On the side of the park is the Tokorozawa Aviation Museum. The main hall has airplanes, helicopters, and engines which you can sit in, touch and get close to. There is a variety of interactive activities including a flight simulator and spacewalking experience. Fun to be had by the whole family.
The museum shop sells a good variety of toys/model planes. I wanted to buy one and go out to join the old guys! Will keep that for my next visit.
After all the fun there is a spacious coffee shop on site but I decided to simply grab an ice-cream and walk outside in the park to explore more.
On the opposite side of the park, I find a lovely Japanese garden and tea house. I enter into a little oasis, happy not to have to remove my shoes, I find a quiet little corner overlooking the garden. I order tea and choose from one of four beautifully presented traditional Japanese sweets. Feeling extremely peaceful I go outside to enjoy the gardens.
I walk back to the station remembering the man’s words. I spot the clock and can see that the station is indeed designed like a biplane. The clock represents the propellor. How fantastic!
Airplane fans will surely enjoy this area of Tokorozawa.
Access: 10 minutes walk from Koku-koen Station on the Seibu-Shinjuku Line.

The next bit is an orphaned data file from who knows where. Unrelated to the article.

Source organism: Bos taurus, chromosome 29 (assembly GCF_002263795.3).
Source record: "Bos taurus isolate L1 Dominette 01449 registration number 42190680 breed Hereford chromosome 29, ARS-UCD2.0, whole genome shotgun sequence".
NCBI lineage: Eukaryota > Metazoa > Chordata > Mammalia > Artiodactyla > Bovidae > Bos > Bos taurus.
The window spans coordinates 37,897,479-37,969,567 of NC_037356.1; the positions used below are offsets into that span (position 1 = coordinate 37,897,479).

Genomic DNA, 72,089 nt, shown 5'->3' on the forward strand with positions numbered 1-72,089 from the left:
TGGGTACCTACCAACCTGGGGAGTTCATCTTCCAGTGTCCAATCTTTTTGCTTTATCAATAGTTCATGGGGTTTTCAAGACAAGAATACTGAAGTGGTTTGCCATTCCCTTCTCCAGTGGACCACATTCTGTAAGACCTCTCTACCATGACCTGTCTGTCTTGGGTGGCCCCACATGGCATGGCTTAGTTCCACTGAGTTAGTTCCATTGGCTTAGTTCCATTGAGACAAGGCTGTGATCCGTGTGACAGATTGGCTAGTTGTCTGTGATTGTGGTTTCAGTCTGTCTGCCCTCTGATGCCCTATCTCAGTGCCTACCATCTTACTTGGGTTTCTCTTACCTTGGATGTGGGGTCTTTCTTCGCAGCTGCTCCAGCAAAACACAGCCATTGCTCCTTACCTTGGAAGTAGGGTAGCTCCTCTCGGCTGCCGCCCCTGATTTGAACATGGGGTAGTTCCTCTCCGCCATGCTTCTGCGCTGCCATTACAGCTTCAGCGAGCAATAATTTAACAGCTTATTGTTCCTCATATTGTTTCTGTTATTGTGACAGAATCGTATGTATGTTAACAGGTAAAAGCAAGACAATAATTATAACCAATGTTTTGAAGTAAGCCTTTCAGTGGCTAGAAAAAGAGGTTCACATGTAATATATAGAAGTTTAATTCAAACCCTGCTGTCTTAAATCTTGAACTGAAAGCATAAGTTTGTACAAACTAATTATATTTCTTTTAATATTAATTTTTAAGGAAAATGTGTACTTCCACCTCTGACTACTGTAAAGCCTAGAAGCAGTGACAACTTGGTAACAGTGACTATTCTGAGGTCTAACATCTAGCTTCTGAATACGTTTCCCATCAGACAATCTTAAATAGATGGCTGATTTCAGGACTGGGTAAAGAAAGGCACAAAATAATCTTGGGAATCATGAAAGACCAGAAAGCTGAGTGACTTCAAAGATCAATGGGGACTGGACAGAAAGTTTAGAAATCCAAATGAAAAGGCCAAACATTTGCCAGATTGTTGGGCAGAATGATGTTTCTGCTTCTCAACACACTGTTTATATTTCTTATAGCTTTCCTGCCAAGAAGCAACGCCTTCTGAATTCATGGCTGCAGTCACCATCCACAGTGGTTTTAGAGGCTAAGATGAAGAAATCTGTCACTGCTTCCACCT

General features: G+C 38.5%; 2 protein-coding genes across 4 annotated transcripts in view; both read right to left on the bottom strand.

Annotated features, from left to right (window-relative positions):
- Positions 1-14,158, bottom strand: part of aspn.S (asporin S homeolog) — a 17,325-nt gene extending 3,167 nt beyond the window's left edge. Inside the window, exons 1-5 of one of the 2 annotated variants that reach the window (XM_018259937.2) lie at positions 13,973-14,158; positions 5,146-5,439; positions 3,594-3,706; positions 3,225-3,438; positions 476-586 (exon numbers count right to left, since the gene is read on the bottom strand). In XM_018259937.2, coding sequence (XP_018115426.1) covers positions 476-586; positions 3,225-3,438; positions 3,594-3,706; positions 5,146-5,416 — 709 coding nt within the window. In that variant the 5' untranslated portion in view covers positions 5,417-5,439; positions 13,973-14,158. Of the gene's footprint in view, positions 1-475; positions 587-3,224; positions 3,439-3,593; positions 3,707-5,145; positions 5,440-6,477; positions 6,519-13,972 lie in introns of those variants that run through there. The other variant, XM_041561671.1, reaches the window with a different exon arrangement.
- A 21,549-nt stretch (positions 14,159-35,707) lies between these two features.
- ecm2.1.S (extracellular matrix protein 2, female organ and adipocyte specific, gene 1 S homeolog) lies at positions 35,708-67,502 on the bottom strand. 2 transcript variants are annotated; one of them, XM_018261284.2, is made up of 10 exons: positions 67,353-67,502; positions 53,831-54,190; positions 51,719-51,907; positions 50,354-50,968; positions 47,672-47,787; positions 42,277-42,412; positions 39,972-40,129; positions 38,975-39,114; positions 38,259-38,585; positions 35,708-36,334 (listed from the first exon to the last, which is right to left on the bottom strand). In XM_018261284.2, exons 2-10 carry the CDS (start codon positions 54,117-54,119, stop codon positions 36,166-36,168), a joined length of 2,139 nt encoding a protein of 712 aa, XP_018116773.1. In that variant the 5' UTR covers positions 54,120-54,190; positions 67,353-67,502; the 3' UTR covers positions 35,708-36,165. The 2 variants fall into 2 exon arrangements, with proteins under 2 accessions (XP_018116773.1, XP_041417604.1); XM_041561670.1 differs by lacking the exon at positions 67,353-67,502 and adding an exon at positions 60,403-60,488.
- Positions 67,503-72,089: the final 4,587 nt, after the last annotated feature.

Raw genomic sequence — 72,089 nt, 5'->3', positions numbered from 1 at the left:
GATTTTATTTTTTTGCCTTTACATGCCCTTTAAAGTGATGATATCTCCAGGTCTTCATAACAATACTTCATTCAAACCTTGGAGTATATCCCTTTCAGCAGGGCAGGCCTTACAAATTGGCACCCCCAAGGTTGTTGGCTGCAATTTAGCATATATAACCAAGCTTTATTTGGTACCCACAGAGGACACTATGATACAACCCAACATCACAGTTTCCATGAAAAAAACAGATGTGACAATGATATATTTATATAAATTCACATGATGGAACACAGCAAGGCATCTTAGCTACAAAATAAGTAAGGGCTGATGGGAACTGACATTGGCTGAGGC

Hours: 9:30 – 17:00 (entrance until 16:30)
Closed: Mondays and New Year’s Holidays. Open Mondays if a National Holiday.
URL: https://tam-web.jsf.or.jp (unfortunately the English website is still under construction)
Tea Room Saishotei
Hours: 10:00 – 16:00
Closed: Mondays and New Year’s Holidays.
Retro Pub Hopping
As in most places, I explore, my rule of thumb is to always venture the back streets. Walking a little further than “Propellor Street” which may feel like the place to eat, but knowing there is always something better around the corner, I continue on.
I find a little street called Sakazuki Yokuchou (shot glass street) Keep an eye out for the old movie signs from the seventies. I walk to the end and the last shop on the left draws me in. I am welcomed by a tall and happy chef/owner to sit at the counter.
A bit difficult if you have no Japanese as the menu has no photos or alphabet. If you are adventurous and can eat anything, simply say, “omakase kudasai.” (I leave it up to your choice.) You won’t be disappointed.
Go back in time, enjoy a cold beer or warm sake and enjoy making new friends.
Cool Japan Forest
Coming early 2020, coinciding with the Tokyo Olympics is the development of COOL JAPAN FOREST. I was very lucky to be taken around the construction site and be shown the future plans for the area. The entire area will be named Tokorozawa Sakura Town. Kadokawa, one of Japan’s leading publishing houses and the local city are creating COOL JAPAN FOREST.
It will include facilities showcasing Japanese main culture and subculture, restaurants and food stalls, a hotel, office space, shops and many more interesting attractions for both locals and foreigners.